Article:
In Navy v. Egan the Court determined that security clearance matters are committed to agency discretion, and therefore are unreviewable on appeal from an adverse action subject to the Civil Service Reform Act. However, the presence of a discretionary agency action no more precludes review of procedural irregularities and constitutional violations under the Civil Service Reform Act than it does under the Administrative Procedure Act. See Califano v. Sanders, 430 U.S. 99, 109, 97 S.Ct. 980, 986, 51 L.Ed.2d 192 (1977) ("when constitutional questions are in issue, the availability of judicial review is presumed"); Hondros v. United States Civil Service Commission, 720 F.2d 278, 293 (3d Cir.1983) ("even those actions 'committed to agency discretion by law' are reviewable on grounds that the agency lacked jurisdiction, that the agency's decision was occasioned by 'impermissible influences,' or that the decision violates any constitutional, statutory, or regulatory command.")


The contrary holding in Mr. Brockmann's case should not be endorsed by this court. The action of the MSPB in refusing to consider constitutional claims requires our considered attention, not a casual whitewash. As a minimum, we should consider whether the constitutional principles affirmed in Webster v. Doe apply to federal employees in actions assigned to the MSPB and the Federal Circuit for review. I discern no "clear and convincing" evidence of congressional intent to foreclose such review. Weinberger v. Salfi, 422 U.S. 749, 761, 95 S.Ct. 2457, 2465, 45 L.Ed.2d 522 (1975).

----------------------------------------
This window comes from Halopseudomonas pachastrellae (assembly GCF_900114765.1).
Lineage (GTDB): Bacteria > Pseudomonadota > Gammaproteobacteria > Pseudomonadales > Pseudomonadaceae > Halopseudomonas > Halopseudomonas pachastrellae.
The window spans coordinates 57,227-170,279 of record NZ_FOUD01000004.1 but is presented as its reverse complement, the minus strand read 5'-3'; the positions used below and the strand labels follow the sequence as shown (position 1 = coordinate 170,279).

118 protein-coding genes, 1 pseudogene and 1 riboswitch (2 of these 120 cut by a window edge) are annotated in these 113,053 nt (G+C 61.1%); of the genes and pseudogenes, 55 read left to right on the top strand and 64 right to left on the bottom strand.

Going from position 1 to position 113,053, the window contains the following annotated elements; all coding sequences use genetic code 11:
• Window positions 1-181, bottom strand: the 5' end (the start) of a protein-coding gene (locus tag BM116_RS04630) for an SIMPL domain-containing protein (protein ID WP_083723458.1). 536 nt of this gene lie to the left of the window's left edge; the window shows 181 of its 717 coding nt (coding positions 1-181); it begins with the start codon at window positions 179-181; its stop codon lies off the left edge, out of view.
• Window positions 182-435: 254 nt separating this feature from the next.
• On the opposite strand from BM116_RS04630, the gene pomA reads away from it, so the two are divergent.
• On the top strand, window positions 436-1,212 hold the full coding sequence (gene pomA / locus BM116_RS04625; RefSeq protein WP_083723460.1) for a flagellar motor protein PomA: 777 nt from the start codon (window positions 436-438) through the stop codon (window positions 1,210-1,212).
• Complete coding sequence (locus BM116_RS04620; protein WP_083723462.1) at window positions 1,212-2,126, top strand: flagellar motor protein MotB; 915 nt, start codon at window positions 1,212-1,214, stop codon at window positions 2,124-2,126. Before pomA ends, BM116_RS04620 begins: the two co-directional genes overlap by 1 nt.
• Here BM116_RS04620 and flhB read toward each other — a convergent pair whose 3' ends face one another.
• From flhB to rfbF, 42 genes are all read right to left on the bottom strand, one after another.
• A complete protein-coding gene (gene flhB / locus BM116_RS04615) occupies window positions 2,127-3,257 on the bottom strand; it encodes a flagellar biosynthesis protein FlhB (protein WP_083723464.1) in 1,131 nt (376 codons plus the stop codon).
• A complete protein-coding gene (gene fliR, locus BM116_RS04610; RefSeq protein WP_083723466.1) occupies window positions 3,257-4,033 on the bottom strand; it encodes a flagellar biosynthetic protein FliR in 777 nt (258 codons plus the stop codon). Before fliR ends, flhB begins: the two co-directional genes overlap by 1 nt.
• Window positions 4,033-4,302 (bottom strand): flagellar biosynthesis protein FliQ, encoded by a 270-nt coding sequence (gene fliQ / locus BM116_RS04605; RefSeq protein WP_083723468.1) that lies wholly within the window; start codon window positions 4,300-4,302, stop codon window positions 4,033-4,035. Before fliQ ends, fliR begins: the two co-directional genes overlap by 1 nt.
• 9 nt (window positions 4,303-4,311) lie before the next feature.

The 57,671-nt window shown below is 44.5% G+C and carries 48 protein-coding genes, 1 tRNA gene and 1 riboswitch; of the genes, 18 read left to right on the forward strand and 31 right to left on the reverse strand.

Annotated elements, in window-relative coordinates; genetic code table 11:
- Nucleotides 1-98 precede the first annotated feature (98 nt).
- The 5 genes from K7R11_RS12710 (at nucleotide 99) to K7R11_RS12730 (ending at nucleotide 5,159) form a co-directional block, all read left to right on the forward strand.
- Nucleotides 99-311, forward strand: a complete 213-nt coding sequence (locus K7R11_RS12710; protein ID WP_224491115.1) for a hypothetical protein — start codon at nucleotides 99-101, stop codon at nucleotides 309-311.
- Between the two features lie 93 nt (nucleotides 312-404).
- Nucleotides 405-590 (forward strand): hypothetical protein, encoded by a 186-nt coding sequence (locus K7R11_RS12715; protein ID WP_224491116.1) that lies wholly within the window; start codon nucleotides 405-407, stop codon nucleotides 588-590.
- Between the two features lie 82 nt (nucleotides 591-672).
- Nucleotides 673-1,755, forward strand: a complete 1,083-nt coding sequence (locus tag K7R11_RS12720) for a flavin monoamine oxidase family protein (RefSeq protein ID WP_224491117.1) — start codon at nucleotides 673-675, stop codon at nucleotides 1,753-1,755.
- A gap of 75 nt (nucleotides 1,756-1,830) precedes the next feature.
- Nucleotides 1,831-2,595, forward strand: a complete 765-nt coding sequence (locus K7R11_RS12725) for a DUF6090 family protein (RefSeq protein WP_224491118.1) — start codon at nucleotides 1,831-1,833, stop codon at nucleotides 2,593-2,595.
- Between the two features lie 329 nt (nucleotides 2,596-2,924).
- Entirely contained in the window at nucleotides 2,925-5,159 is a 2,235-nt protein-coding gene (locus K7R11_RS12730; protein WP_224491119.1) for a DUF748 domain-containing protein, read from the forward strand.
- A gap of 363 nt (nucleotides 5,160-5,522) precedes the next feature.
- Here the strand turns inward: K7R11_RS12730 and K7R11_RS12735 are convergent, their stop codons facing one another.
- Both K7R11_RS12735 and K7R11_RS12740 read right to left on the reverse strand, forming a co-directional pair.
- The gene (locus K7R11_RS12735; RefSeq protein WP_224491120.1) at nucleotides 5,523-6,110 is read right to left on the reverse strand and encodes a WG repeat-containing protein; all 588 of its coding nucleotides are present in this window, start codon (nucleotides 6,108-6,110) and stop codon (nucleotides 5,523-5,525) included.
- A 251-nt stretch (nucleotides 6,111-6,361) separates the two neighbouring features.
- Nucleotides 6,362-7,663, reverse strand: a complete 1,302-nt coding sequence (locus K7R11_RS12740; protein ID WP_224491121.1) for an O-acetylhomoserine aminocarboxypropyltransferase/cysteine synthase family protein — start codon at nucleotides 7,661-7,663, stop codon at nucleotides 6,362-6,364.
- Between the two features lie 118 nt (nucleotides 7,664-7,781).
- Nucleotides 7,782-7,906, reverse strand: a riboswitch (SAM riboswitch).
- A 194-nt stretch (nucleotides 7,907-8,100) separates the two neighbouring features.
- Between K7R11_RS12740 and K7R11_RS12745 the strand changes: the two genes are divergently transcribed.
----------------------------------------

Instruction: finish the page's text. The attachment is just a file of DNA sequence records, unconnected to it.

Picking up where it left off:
Before the enactment of the Civil Service Reform Act a federal employee had alternative paths of appeal of adverse employment actions. In United States v. Fausto, 484 U.S. 439, 108 S.Ct. 668, 98 L.Ed.2d 830 (1988), the Court held that the Civil Service Reform Act now provides the exclusive path of redress for most executive branch employees. It can not be assumed that Congress in enacting the Civil Service Reform Act intended to eliminate access of these executive branch employees to the protection of the Constitution when faced with an adverse employment action.